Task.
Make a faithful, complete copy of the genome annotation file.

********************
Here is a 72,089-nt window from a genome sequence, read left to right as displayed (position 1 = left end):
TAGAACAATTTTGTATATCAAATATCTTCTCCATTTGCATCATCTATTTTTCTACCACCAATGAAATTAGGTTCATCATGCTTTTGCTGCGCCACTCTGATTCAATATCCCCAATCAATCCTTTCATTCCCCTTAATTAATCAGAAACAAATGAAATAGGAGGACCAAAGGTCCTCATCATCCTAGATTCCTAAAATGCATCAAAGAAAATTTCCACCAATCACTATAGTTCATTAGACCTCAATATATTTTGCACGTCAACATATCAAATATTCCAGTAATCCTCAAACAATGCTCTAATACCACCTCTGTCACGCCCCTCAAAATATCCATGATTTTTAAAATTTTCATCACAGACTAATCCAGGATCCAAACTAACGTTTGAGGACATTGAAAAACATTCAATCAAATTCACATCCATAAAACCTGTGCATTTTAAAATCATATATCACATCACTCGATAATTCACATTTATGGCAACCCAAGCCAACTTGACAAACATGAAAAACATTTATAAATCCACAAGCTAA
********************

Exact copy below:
Here is a 72,089-nt window from a genome sequence, read left to right as displayed (position 1 = left end):
TAGAACAATTTTGTATATCAAATATCTTCTCCATTTGCATCATCTATTTTTCTACCACCAATGAAATTAGGTTCATCATGCTTTTGCTGCGCCACTCTGATTCAATATCCCCAATCAATCCTTTCATTCCCCTTAATTAATCAGAAACAAATGAAATAGGAGGACCAAAGGTCCTCATCATCCTAGATTCCTAAAATGCATCAAAGAAAATTTCCACCAATCACTATAGTTCATTAGACCTCAATATATTTTGCACGTCAACATATCAAATATTCCAGTAATCCTCAAACAATGCTCTAATACCACCTCTGTCACGCCCCTCAAAATATCCATGATTTTTAAAATTTTCATCACAGACTAATCCAGGATCCAAACTAACGTTTGAGGACATTGAAAAACATTCAATCAAATTCACATCCATAAAACCTGTGCATTTTAAAATCATATATCACATCACTCGATAATTCACATTTATGGCAACCCAAGCCAACTTGACAAACATGAAAAACATTTATAAATCCACAAGCTAA